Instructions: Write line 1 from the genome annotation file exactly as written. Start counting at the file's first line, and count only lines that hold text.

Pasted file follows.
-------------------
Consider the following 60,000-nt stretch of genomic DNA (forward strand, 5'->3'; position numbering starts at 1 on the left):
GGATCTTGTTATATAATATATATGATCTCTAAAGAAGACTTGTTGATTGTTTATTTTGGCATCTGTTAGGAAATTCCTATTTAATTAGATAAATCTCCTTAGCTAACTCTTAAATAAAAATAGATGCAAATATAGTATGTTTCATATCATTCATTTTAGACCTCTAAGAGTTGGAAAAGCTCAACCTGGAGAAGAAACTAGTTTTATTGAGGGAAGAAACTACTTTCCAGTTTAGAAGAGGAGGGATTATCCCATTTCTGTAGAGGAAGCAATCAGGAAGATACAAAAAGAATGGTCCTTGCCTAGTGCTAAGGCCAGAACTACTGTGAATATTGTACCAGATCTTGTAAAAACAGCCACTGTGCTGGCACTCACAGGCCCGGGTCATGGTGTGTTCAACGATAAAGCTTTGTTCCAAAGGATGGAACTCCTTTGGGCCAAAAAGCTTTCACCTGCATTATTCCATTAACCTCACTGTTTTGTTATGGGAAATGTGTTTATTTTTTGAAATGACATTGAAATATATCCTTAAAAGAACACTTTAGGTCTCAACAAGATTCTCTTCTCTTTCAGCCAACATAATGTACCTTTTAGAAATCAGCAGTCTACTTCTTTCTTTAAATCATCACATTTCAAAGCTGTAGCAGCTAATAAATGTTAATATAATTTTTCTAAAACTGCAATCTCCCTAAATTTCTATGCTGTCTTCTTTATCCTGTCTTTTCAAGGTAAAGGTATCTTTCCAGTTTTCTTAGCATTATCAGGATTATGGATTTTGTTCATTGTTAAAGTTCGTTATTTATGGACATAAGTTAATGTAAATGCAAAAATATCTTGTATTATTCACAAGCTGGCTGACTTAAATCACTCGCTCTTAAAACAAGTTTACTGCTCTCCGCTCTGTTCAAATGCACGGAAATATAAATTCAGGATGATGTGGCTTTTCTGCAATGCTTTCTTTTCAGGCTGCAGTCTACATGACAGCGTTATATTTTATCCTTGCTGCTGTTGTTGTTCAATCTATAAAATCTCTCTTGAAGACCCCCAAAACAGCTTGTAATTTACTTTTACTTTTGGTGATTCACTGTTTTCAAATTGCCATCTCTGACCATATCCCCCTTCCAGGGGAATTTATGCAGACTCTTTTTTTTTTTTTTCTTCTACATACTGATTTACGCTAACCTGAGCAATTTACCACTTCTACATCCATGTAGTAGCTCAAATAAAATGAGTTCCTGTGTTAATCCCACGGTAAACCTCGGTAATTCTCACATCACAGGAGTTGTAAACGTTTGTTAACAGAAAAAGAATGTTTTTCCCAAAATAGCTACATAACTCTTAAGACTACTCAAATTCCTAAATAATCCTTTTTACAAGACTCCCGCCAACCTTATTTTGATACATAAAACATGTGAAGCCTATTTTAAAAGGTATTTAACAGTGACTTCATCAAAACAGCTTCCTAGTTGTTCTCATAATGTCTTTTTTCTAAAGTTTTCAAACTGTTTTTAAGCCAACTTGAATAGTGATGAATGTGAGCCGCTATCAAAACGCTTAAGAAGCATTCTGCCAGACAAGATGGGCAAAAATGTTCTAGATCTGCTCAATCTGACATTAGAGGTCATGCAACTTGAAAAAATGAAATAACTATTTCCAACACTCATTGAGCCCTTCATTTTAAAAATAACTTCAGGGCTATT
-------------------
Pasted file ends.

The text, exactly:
Consider the following 60,000-nt stretch of genomic DNA (forward strand, 5'->3'; position numbering starts at 1 on the left):